York County History Center
Architecture, Structural Engineering (in partnership with Carney Engineering)
The York County History Center is in the midst of a multiyear consolidation project to create a single historical campus in downtown York City, “right-sizing” from 10 buildings scattered across the city to one single location along the Codorus Creek. The history center purchased the former MetEd building on North Pershing Avenue in December 2015 with plans to convert the old steam plant into the historical hub of York County. The property, a significant historic building in York City, will be converted into a 50,000-square-foot modern museum by connecting the steam plant to an adjacent building via a two-story lobby made mostly of glass.
The York County History Center seeks to create common ground in the York, Pennsylvania community by celebrating the diversity of the historic experience as a means to inspire the future. The developing concept is an artistic integration of large iconic objects, bold environmental graphics, and interactive media in a visitor-centered experience.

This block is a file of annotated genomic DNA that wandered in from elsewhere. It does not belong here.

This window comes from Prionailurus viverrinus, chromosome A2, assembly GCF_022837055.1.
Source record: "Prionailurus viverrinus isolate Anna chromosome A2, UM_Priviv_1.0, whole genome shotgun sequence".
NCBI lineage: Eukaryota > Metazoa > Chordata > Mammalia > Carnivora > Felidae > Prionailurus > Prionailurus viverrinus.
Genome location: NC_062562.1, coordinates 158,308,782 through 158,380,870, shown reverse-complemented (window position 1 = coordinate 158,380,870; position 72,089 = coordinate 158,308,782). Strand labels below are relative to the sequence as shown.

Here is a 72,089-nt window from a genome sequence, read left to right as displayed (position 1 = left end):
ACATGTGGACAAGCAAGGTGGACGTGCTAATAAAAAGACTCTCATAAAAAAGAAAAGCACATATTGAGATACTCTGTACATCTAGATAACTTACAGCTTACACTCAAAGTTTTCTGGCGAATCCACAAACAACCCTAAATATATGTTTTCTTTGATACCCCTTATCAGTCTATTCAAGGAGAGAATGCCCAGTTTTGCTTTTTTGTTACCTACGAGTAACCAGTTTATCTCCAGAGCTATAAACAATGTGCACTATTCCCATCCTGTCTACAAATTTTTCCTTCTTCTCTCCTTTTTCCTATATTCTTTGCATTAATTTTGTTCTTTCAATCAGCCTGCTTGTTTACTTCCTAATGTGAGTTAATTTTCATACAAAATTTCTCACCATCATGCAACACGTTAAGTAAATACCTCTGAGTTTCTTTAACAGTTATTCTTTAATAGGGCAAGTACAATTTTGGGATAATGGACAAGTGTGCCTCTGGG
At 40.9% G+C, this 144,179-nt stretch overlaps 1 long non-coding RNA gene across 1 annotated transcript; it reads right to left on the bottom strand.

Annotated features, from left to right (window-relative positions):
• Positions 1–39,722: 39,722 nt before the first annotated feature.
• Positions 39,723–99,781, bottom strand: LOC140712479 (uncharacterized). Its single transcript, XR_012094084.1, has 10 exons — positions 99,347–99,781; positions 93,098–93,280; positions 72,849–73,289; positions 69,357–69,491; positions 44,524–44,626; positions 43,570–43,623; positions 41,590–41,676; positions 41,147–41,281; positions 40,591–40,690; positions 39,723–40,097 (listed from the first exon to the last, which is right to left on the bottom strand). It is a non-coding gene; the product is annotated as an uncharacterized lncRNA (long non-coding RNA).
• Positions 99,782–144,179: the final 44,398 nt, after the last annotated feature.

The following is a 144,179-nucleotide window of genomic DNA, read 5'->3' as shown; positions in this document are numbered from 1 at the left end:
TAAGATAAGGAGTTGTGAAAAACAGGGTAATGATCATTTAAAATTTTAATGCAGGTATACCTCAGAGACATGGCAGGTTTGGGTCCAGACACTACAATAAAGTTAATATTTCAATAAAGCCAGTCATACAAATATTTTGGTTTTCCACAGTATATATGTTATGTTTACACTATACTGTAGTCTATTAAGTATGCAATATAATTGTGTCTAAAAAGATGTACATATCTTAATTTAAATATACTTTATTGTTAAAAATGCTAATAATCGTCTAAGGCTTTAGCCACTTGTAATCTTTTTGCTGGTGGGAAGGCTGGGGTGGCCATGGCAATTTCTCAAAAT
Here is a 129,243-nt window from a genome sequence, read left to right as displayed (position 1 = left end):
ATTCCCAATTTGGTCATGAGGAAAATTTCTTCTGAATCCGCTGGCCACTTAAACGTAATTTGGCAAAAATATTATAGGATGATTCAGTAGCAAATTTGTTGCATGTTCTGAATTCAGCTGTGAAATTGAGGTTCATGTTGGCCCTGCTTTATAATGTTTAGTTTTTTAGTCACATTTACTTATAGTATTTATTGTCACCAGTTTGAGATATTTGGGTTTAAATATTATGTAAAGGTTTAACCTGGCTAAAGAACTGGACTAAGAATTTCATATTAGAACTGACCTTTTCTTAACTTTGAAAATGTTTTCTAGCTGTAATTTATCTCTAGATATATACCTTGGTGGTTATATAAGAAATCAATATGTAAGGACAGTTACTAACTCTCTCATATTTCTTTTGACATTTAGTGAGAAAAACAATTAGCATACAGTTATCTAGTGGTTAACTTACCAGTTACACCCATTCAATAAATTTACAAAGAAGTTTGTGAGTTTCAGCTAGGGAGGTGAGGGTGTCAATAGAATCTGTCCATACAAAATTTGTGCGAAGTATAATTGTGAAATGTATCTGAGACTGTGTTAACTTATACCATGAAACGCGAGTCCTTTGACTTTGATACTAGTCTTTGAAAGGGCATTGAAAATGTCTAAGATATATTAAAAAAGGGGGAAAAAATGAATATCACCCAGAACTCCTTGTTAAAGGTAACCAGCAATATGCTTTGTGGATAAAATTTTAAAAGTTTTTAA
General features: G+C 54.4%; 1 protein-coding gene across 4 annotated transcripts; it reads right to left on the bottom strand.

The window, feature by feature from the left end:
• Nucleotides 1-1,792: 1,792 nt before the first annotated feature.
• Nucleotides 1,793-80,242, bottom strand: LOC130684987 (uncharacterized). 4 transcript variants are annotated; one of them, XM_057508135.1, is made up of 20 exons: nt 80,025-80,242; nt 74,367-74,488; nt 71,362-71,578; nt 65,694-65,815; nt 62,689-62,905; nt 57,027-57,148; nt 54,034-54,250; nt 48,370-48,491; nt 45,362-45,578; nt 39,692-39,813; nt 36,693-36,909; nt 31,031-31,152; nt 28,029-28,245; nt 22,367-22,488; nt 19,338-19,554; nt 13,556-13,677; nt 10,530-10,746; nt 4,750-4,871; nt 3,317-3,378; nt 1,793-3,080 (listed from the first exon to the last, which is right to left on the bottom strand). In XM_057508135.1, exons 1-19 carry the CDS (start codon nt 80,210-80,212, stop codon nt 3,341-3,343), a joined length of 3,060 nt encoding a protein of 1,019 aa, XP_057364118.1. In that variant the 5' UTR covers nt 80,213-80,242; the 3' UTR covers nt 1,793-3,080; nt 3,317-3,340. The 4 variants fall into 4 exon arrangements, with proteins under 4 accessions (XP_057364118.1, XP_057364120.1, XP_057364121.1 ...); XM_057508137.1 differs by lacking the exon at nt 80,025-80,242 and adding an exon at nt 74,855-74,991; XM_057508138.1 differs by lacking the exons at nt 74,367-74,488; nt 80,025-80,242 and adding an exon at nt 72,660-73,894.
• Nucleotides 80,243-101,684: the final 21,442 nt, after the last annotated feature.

The new history center will include a 15,000-square-foot main exhibit gallery, a 2,000-square-foot gallery for changing exhibits and a lobby that provides 3,000 to 4,000 square feet for event space. The main exhibit gallery will take up most of the first floor of the steam plant, but portions of the gallery extend two stories high. The back half of the building will be used for office space and the center’s new library and archives.
Behind the changing exhibit in the adjacent building will be space for a multi-purpose café and warming kitchen to support events in the space. The second floor of the new center will be used to house the library and archives, administrative offices and more exhibit space. A rooftop deck will be constructed above the lobby and adjacent building, providing additional event space and scenic views of downtown York City and the Codorus Creek. The third-floor space where giant bins once held coal for the power plant will be converted into a community gallery with several thousand square feet of space for special collections. The project is currently in construction.